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Plastics in Galapagos
© JP Muñoz

What is pollution?

Pollution is defined as the ‘introduction of contaminants into the natural environment, causing adverse change.’

Pollutants can be of natural causes, such as volcano ash, or manmade, such as smoke or plastic pollution.

Green turtle entangled in plastic
Green turtle entangled in plastic © Jonathan Green

Pollution in the Galapagos Islands

Waste management and pollution control in Galapagos is a growing concern. Plastic packaging is used in large quantities to wrap imported fresh foods, water and other cargo shipped from the continent in addition to the day-to-day usage of convenient single use plastics. The increase in visitors to the Islands in recent years, as well as the increase in permanent residents, means that the amount of waste created is also on the rise. Waste and pollution must be minimised as much as possible in order to preserve the unique habitats of not only Galapagos, but the world as a whole. 

The reduction of land and marine pollution in Galapagos is of paramount importance. The Galapagos National Park is well maintained and protected by Park rangers and volunteers, and coastal clean-ups are held regularly. The Galapagos Marine Reserve is also highly protected and frequently patrolled. The ocean, however, is filled with buoyant plastic waste which is a constant threat to every coast, no matter how many patrols are carried out. In addition, soil and noise pollution are created by the increasing human activity on the Islands, and light pollution can affect the migration of birds and turtles.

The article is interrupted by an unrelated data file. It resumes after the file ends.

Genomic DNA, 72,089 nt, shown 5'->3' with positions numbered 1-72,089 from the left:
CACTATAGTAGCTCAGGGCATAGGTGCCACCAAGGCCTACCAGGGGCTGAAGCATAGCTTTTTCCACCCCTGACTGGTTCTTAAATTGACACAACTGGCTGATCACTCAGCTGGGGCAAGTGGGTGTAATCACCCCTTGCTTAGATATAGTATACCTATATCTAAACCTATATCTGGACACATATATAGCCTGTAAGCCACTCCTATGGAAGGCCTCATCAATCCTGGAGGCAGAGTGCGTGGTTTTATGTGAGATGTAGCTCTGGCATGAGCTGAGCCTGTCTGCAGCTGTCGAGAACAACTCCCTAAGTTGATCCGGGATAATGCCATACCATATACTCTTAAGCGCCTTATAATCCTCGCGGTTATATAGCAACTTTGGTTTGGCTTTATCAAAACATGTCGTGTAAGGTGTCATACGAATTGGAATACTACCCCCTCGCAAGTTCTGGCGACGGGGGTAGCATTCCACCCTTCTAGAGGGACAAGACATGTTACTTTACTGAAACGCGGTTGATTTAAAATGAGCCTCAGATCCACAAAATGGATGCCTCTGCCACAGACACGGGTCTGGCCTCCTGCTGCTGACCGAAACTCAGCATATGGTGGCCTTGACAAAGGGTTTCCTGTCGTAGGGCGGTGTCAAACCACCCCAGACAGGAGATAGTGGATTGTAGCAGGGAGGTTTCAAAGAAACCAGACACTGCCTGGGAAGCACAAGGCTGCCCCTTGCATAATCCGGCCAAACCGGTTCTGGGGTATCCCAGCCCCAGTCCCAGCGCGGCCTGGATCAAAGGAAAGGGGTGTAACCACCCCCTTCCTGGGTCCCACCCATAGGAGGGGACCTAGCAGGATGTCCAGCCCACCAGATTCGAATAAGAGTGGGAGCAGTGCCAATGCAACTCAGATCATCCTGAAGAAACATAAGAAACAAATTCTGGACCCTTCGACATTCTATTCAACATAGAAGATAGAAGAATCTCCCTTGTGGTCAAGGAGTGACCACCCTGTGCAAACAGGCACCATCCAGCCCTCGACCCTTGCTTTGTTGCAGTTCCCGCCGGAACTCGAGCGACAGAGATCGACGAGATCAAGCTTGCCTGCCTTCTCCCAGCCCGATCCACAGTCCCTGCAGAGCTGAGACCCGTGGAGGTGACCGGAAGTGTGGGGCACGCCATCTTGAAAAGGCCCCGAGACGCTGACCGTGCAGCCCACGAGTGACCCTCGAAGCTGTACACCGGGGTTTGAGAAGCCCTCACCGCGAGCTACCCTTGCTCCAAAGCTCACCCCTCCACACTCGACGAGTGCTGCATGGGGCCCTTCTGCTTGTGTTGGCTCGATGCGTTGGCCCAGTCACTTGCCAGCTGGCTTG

The Galapagos National Park aims to keep both the land and sea clean for the benefit of the local people, the wildlife and visitors to the Islands. Pollution can have a devastating effect on the native wildlife of Galapagos, especially plastic pollution. Debris in the ocean is mistaken for food by marine creatures such as turtles and ingested, and rubbish can cause injuries or entrapment for both land and marine wildlife. We are working with partners to try and create a plastic pollution-free marine reserve and experts believe that Galapagos is best placed, of anywhere in the world, to be able to do so. 

Plastic waste on a Galapagos beach
Plastic waste on a Galapagos beach © GCT

Tackling pollution

One of the best ways to combat long-term pollution is through education. We support and deliver outreach and education projects on the Islands as well as through our online, bilingual education resource Discovering Galapagos. The issues faced in the microcosm of Galapagos are of global relevance and the communication of these problems and their potential solutions could influence conservation management strategies in other areas of the world.

Our Plastic Pollution Free Galapagos programme has made huge progress in identifying the sources and effects of marine plastic, and we are working to implement solutions both on the Islands and in mainland South America, as well as making the case for more effective regulation of fishing vessels that are dumping plastic at sea.

Plastic pollution in numbers

Plastic bottle next to sea lion in Galapagos

69 %

of plastics found on Galapagos coastlines are single-use items

Flightless cormorant nest contaminated with plastics


species found entangled, in affected habitats or ingesting plastic

A shark entangled in a discarded fishing net

40 %

of plastic pollution in Galapagos is from maritime sources

Plastic items collected in Galapagos

> 95 %

of plastic in Galapagos likely to originate outside the Marine Reserve

Help the wildlife of Galapagos survive and thrive

There are many ways to support our vision for a sustainable Galapagos: why not adopt an animal, become a GCT member or donate today?

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